Description of the disaster
Heavy rains and strong winds in the early hours of 24th January 2014 resulted in flooding on the islands of Praslin, La Digue and northern parts of Mahe in the Seychelles. In the following days, ongoing rainfall and strong winds continued to affect the three islands. The districts of Baie St Anne and Marie Jeanne Estate on Praslin, and most of the low land and coastal areas on La Digue Island were particularly affected.
The main damage and effects reported are stagnant flood water in the lowland areas on La Digue and several landslides after the collapse of terraced fields/riverbanks. The local authority on Praslin reported a number of landslides, which resulted in the main road connecting the two main districts being completely blocked and unable to be accessed for a period of 3 days. Consequently, the main secondary school was closed as students were unable to access the educational facility. A total of 300 households (1,500 people) in Marie Jeanne Estate on Praslin, and 500 households on La Digue (2,500 people) have been affected. La Pass district in La Digue is the most severely affected.
Local authorities on Mahe reported a landslide in the northern part of the island, in Bel Ombre district on the night of February 1st. This landslide also caused road access to be cut. Furthermore, a river bank in Bel Ombre district collapsed and caused flooding of approximately 20 houses.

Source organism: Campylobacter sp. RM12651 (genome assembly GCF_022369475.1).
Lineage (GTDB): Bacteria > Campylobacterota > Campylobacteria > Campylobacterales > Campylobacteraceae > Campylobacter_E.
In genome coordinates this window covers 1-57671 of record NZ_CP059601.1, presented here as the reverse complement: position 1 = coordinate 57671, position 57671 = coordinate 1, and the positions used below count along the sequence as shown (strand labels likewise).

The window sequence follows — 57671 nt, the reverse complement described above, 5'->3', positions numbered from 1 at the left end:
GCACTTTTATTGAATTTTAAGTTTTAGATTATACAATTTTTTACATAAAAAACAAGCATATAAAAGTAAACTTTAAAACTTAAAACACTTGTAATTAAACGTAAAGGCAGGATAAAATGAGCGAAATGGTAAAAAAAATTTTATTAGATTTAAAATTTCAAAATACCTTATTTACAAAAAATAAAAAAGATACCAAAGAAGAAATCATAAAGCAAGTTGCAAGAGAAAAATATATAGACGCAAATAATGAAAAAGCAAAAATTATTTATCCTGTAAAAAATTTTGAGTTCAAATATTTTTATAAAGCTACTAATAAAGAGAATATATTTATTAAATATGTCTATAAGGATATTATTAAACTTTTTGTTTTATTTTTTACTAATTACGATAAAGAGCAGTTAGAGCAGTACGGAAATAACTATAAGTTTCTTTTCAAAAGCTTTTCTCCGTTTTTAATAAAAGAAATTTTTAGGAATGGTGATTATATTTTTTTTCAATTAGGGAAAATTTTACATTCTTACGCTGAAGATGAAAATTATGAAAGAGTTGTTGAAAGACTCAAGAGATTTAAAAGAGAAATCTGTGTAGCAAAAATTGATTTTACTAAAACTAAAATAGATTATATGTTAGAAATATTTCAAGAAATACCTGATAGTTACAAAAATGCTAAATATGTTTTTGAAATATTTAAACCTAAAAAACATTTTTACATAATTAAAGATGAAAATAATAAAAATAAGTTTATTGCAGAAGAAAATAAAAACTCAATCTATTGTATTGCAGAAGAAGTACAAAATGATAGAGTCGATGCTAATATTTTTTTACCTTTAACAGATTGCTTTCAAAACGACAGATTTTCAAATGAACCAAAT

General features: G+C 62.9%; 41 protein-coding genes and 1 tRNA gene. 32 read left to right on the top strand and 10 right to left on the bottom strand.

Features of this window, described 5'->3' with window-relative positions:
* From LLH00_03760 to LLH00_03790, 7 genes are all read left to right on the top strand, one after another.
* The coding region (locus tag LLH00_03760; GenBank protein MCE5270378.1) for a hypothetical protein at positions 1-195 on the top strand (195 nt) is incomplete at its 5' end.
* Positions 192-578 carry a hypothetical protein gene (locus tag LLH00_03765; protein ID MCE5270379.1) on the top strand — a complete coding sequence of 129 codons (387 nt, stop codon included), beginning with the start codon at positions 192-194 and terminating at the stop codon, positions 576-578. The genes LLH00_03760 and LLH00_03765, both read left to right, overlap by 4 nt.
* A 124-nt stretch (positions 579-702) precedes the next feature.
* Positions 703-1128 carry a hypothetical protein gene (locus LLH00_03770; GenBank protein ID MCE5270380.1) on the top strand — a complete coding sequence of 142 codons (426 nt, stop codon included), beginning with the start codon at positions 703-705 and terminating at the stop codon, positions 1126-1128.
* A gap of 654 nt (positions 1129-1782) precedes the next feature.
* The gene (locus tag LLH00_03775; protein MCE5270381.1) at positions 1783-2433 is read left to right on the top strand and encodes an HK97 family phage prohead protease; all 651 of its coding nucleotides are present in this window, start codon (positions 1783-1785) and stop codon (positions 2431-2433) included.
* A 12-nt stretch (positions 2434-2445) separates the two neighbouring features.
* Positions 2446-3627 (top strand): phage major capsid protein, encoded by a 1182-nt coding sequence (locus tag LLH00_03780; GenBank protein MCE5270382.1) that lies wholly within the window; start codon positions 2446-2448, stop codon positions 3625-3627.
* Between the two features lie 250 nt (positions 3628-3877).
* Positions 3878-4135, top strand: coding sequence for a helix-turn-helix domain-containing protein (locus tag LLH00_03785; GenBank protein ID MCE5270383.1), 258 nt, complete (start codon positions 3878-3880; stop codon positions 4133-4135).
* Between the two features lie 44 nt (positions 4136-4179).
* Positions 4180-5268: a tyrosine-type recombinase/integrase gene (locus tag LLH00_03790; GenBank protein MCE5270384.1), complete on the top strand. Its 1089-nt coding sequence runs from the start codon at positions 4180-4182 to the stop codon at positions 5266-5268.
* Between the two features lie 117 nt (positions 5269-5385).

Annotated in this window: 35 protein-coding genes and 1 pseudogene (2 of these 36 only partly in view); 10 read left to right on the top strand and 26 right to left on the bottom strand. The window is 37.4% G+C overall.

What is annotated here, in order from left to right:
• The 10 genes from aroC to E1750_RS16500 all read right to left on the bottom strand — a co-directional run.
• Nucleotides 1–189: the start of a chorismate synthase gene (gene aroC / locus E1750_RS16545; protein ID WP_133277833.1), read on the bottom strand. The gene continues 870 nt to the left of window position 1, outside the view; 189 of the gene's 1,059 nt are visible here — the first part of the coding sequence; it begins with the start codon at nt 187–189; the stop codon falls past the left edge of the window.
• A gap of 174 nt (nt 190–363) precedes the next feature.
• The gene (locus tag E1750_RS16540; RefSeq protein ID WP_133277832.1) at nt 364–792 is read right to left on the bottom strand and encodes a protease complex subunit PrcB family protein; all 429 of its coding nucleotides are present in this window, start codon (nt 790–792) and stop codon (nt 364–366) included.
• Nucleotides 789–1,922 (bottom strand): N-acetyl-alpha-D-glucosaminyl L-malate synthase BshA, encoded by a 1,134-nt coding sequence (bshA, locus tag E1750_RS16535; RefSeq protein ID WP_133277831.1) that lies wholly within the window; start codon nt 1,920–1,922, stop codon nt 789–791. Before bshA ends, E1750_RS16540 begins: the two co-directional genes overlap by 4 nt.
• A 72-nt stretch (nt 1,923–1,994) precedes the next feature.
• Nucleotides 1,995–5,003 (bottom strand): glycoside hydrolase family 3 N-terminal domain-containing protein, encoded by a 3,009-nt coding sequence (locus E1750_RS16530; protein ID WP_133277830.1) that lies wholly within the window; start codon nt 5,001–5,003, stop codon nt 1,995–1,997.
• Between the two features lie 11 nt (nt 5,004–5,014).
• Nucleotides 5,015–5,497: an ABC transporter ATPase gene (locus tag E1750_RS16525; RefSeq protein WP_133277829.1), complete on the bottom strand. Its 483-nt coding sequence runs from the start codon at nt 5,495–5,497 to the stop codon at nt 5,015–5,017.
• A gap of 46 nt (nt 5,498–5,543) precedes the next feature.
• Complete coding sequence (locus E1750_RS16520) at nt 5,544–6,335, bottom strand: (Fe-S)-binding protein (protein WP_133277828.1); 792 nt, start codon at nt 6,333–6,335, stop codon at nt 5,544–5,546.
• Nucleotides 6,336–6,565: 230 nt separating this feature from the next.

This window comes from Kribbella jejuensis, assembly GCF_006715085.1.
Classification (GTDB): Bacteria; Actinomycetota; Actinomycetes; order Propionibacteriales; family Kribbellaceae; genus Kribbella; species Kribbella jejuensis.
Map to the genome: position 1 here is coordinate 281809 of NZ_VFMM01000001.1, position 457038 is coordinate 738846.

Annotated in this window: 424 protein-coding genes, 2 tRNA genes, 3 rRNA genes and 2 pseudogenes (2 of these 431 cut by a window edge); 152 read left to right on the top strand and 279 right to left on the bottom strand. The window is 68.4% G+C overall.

The rainy season normally lasts until the end of February. Occasional heavy rainfall during this period is a regular occurrence in the affected areas. According to Seychelles Meteorological Services reoccurring heavy rains are expected in the coming week due to the ideal low pressure condition over Seychelles such weather systems. It is expected that such conditions can result in more flooding and potentially increasing landslides.
During a similar period in 2013, the La Digue population experienced the same weather conditions and some people are still traumatized as a result of last year’s events. Some of the most vulnerable families have exhausted most of their existing coping mechanisms.